Weitzman: Everything and everyone. It’s not like this is a middling team within striking distance of a higher playoff seed — the Bulls are 9-16 with the league’s seventh-worst point differential. It’s over for this group! Actually, the “it” here never even began. Trade Zach LaVine. Trade Alex Caruso. Trade DeMar DeRozan. Give the keys to a suddenly resurgent Coby White, bottom out, get a good draft pick and go from there.
Bucher: I’m looking to land a legitimate cornerstone player, and I’m dismantling the Zach LaVine-DeRozan-Nikola Vucevic core for a shot at one. Their games don’t fit. Whether that’s loading up on draft picks and taking my swing in the lottery or making a play for a guy in a worse situation who could be that building block — Cade Cunningham in Detroit comes to mind — I’m doing it.
4. The Raptors could be sellers, too, with Pascal Siakam and OG Anunoby potentially available. Is there a team that would be vaulted into championship contender status by adding Siakam or Anunoby?
Weitzman: OG Anunoby is one of these guys that can fit with and bolster basically any containing group. The Sixers would be an incredible fit. He’s exactly the type of player they’re missing, and would vault them right into the top tier of East contenders with the Celtics and Bucks. The question is whether Anunoby would be content playing the next few seasons as the clear No. 3 option behind Joel Embiid and Tyrese Maxey. OKC, by the way, would be another cool and fun fit for Anunoby, but I just don’t see them making that sort of big-swing trade this season.
Pascal Siakam is a harder player to find a match for — he’s a ball-dominant scorer who is only shooting 25.3% from deep this season. That said, the Pacers and Hawks are two teams that could benefit from his skills. Indy, in particular, would be fun, where he could get up and down the floor and be the No. 2 behind Tyrese Haliburton.
Bucher: I’d love to see either one of those guys on the 76ers or the Bucks, but there are a half-dozen teams that could bolster their chances by acquiring one of them. The Bucks sorely need another athletic wing defender. The Magic desperately need a playoff veteran or two. The Mavs, Thunder and Timberwolves all feel like they’re one piece away. As much as I’m reluctant to mess with championship chemistry, even the Nuggets look as if they could use an addition to solidify themselves for a second run right now.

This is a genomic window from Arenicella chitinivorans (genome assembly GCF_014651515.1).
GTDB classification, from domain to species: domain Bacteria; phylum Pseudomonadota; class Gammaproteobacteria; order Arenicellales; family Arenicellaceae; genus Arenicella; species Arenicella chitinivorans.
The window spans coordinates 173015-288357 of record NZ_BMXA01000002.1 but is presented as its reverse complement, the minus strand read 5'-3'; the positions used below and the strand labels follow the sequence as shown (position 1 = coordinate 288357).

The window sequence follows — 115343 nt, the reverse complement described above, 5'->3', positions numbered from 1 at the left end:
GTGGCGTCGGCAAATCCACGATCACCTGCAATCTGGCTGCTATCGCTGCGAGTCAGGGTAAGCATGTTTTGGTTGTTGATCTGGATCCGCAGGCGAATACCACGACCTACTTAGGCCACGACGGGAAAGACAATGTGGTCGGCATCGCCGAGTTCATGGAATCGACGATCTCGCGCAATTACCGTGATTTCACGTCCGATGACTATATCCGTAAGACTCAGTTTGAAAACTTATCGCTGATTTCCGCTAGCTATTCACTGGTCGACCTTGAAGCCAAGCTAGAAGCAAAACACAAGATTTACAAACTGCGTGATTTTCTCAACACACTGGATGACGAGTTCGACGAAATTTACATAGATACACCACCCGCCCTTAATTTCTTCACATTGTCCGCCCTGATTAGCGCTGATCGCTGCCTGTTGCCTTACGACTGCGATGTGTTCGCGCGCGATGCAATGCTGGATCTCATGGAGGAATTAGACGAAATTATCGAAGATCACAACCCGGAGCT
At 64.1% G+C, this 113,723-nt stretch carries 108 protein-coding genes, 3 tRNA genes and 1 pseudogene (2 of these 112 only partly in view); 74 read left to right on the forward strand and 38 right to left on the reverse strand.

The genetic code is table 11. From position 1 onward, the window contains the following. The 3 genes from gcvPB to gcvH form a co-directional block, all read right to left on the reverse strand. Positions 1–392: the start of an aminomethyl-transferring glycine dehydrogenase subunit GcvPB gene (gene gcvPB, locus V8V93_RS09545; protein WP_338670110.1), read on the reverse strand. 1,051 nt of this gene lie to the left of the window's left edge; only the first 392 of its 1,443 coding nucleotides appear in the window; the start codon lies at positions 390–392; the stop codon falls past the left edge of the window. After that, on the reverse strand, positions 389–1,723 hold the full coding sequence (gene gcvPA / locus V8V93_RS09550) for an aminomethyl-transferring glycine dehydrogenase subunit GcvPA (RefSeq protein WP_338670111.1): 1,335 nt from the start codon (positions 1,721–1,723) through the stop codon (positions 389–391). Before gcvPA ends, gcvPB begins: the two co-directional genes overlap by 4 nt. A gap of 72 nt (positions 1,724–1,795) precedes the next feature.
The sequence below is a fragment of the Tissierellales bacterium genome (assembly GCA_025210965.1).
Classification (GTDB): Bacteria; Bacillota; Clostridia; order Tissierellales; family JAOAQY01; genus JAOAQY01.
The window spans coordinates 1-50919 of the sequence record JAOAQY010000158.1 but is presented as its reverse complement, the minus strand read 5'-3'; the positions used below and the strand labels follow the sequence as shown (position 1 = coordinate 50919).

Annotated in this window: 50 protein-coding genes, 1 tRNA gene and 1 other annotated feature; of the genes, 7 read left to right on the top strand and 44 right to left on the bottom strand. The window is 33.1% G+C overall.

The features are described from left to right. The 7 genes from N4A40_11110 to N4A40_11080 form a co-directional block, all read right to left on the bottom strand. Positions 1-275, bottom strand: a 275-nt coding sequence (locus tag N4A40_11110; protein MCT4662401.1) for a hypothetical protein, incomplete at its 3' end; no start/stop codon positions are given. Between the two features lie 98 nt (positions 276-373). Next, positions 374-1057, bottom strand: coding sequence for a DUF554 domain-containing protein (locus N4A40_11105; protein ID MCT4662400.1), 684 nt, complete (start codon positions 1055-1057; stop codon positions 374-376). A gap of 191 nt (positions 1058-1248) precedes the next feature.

Warriors season already over after Draymond Green suspension? | First Things First
5. Is there a team that wasn’t mentioned that you expect to go big-game hunting?
Weitzman: The Knicks are trying to find The Guy — the problem for them is it doesn’t look like such a player is on the market right now. The Wolves aren’t going to be trading Karl-Anthony Towns this season — and I’m not even sure that he’s the guy the Knicks want to cash their chips in for. Donovan Mitchell is the other name we always hear around the Knicks, but are we sure they’d want to pair him with Jalen Brunson? To me, what the Knicks do with all the assets they’ve accumulated and how they handle their roster and all the young guys who want to get paid and get touches is one of the more intriguing NBA questions.
Same, by the way, goes for the Thunder, who we know are awesome, and we know have more assets than anyone. Will Sam Presti go for it this season and swing a deal, or will he wait to see how his current group performs in the playoffs and do something in the off-season?
Bucher: I’ll be shocked if the Sixers don’t make a move with the assets they collected from the James Harden deal. The Pacers were exposed by the Lakers and desperately need an interior presence/rim protector. It’s going to be a challenge for the Knicks to upgrade. The guys they’d want to move — Julius Randle, RJ Barrett — are not particularly valued around the league. My guess is that the Thunder and Magic continue their slow-roll approach and let their young guys develop. It’s not as if either team is sorely lacking for anything other than experience.
Yaron Weitzman is an NBA writer for FOX Sports. He is the author of “Tanking to the Top: The Philadelphia 76ers and the Most Audacious Process in the History of Professional Sports.” Follow him on Twitter @YaronWeitzman.
Ric Bucher is an NBA writer for FOX Sports. He previously wrote for Bleacher Report, ESPN The Magazine and The Washington Post and has written two books, “Rebound,” on NBA forward Brian Grant’s battle with young onset Parkinson’s, and “Yao: A Life In Two Worlds.” He also has a daily podcast, “On The Ball with Ric Bucher.” Follow him on Twitter @RicBucher.